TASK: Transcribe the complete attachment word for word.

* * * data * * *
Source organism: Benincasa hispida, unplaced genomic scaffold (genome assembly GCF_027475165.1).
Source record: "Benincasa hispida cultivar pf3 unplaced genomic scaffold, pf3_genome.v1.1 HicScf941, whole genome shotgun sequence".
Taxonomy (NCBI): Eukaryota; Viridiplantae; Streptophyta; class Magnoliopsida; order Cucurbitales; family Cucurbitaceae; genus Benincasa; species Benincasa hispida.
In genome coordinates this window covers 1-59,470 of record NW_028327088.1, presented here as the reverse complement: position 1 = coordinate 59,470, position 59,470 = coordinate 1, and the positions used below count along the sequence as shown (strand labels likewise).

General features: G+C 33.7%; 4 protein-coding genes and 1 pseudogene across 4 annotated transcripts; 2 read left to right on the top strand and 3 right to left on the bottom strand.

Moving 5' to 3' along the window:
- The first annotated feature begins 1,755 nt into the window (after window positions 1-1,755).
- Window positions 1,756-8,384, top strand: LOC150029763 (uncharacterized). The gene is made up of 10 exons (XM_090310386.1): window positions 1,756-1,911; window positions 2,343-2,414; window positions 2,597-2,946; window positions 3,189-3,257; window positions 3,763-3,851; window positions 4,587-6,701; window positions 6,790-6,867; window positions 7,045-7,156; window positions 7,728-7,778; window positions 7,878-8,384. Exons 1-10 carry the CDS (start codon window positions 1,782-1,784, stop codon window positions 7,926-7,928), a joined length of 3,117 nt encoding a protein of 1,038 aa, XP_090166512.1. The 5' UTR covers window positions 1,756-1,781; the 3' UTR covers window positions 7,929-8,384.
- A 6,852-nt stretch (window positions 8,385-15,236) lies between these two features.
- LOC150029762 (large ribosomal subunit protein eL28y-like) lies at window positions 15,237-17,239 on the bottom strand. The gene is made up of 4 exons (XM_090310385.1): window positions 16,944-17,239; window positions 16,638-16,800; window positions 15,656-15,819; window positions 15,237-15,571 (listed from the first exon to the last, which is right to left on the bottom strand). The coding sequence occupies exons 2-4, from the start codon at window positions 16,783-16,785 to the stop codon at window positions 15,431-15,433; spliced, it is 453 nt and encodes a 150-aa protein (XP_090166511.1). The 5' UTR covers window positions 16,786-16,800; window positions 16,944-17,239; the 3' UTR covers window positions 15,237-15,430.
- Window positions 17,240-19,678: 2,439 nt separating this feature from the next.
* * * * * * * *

Source organism: Benincasa hispida, unplaced genomic scaffold (genome assembly GCF_027475165.1).
Source record: "Benincasa hispida cultivar pf3 unplaced genomic scaffold, pf3_genome.v1.1 HicScf941, whole genome shotgun sequence".
Taxonomy (NCBI): Eukaryota; Viridiplantae; Streptophyta; class Magnoliopsida; order Cucurbitales; family Cucurbitaceae; genus Benincasa; species Benincasa hispida.
In genome coordinates this window covers 1-59,470 of record NW_028327088.1, presented here as the reverse complement: position 1 = coordinate 59,470, position 59,470 = coordinate 1, and the positions used below count along the sequence as shown (strand labels likewise).

General features: G+C 33.7%; 4 protein-coding genes and 1 pseudogene across 4 annotated transcripts; 2 read left to right on the top strand and 3 right to left on the bottom strand.

Moving 5' to 3' along the window:
- The first annotated feature begins 1,755 nt into the window (after window positions 1-1,755).
- Window positions 1,756-8,384, top strand: LOC150029763 (uncharacterized). The gene is made up of 10 exons (XM_090310386.1): window positions 1,756-1,911; window positions 2,343-2,414; window positions 2,597-2,946; window positions 3,189-3,257; window positions 3,763-3,851; window positions 4,587-6,701; window positions 6,790-6,867; window positions 7,045-7,156; window positions 7,728-7,778; window positions 7,878-8,384. Exons 1-10 carry the CDS (start codon window positions 1,782-1,784, stop codon window positions 7,926-7,928), a joined length of 3,117 nt encoding a protein of 1,038 aa, XP_090166512.1. The 5' UTR covers window positions 1,756-1,781; the 3' UTR covers window positions 7,929-8,384.
- A 6,852-nt stretch (window positions 8,385-15,236) lies between these two features.
- LOC150029762 (large ribosomal subunit protein eL28y-like) lies at window positions 15,237-17,239 on the bottom strand. The gene is made up of 4 exons (XM_090310385.1): window positions 16,944-17,239; window positions 16,638-16,800; window positions 15,656-15,819; window positions 15,237-15,571 (listed from the first exon to the last, which is right to left on the bottom strand). The coding sequence occupies exons 2-4, from the start codon at window positions 16,783-16,785 to the stop codon at window positions 15,431-15,433; spliced, it is 453 nt and encodes a 150-aa protein (XP_090166511.1). The 5' UTR covers window positions 16,786-16,800; window positions 16,944-17,239; the 3' UTR covers window positions 15,237-15,430.
- Window positions 17,240-19,678: 2,439 nt separating this feature from the next.